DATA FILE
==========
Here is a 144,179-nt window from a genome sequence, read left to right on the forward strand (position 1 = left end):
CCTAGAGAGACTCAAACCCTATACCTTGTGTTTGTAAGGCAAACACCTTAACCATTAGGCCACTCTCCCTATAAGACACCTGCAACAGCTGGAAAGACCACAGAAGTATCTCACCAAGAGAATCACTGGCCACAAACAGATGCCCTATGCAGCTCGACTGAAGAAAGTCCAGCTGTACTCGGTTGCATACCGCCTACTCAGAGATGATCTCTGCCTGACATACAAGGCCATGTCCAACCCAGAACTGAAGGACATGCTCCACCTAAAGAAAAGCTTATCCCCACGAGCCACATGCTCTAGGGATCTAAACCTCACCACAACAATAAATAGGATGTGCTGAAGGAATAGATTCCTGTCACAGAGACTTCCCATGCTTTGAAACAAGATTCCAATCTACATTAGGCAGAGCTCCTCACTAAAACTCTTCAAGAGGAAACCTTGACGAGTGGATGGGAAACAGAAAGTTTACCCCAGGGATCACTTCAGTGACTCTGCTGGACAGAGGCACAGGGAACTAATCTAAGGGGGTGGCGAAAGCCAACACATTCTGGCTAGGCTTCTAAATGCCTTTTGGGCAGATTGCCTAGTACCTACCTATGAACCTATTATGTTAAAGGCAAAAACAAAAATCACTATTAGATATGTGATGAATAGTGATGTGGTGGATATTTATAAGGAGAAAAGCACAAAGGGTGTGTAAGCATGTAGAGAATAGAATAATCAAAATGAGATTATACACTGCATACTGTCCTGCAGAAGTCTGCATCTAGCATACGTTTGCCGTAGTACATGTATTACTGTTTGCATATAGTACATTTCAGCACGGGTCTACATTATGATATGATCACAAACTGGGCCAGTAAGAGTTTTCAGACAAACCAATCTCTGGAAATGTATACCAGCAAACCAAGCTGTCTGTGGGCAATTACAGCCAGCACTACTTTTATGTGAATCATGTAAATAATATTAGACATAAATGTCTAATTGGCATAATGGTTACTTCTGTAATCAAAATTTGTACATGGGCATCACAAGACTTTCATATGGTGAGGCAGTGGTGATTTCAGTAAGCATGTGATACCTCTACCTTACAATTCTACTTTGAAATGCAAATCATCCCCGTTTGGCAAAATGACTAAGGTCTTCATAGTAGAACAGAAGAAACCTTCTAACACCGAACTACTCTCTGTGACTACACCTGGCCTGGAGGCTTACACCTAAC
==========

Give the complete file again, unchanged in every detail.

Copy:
Here is a 144,179-nt window from a genome sequence, read left to right on the forward strand (position 1 = left end):
CCTAGAGAGACTCAAACCCTATACCTTGTGTTTGTAAGGCAAACACCTTAACCATTAGGCCACTCTCCCTATAAGACACCTGCAACAGCTGGAAAGACCACAGAAGTATCTCACCAAGAGAATCACTGGCCACAAACAGATGCCCTATGCAGCTCGACTGAAGAAAGTCCAGCTGTACTCGGTTGCATACCGCCTACTCAGAGATGATCTCTGCCTGACATACAAGGCCATGTCCAACCCAGAACTGAAGGACATGCTCCACCTAAAGAAAAGCTTATCCCCACGAGCCACATGCTCTAGGGATCTAAACCTCACCACAACAATAAATAGGATGTGCTGAAGGAATAGATTCCTGTCACAGAGACTTCCCATGCTTTGAAACAAGATTCCAATCTACATTAGGCAGAGCTCCTCACTAAAACTCTTCAAGAGGAAACCTTGACGAGTGGATGGGAAACAGAAAGTTTACCCCAGGGATCACTTCAGTGACTCTGCTGGACAGAGGCACAGGGAACTAATCTAAGGGGGTGGCGAAAGCCAACACATTCTGGCTAGGCTTCTAAATGCCTTTTGGGCAGATTGCCTAGTACCTACCTATGAACCTATTATGTTAAAGGCAAAAACAAAAATCACTATTAGATATGTGATGAATAGTGATGTGGTGGATATTTATAAGGAGAAAAGCACAAAGGGTGTGTAAGCATGTAGAGAATAGAATAATCAAAATGAGATTATACACTGCATACTGTCCTGCAGAAGTCTGCATCTAGCATACGTTTGCCGTAGTACATGTATTACTGTTTGCATATAGTACATTTCAGCACGGGTCTACATTATGATATGATCACAAACTGGGCCAGTAAGAGTTTTCAGACAAACCAATCTCTGGAAATGTATACCAGCAAACCAAGCTGTCTGTGGGCAATTACAGCCAGCACTACTTTTATGTGAATCATGTAAATAATATTAGACATAAATGTCTAATTGGCATAATGGTTACTTCTGTAATCAAAATTTGTACATGGGCATCACAAGACTTTCATATGGTGAGGCAGTGGTGATTTCAGTAAGCATGTGATACCTCTACCTTACAATTCTACTTTGAAATGCAAATCATCCCCGTTTGGCAAAATGACTAAGGTCTTCATAGTAGAACAGAAGAAACCTTCTAACACCGAACTACTCTCTGTGACTACACCTGGCCTGGAGGCTTACACCTAAC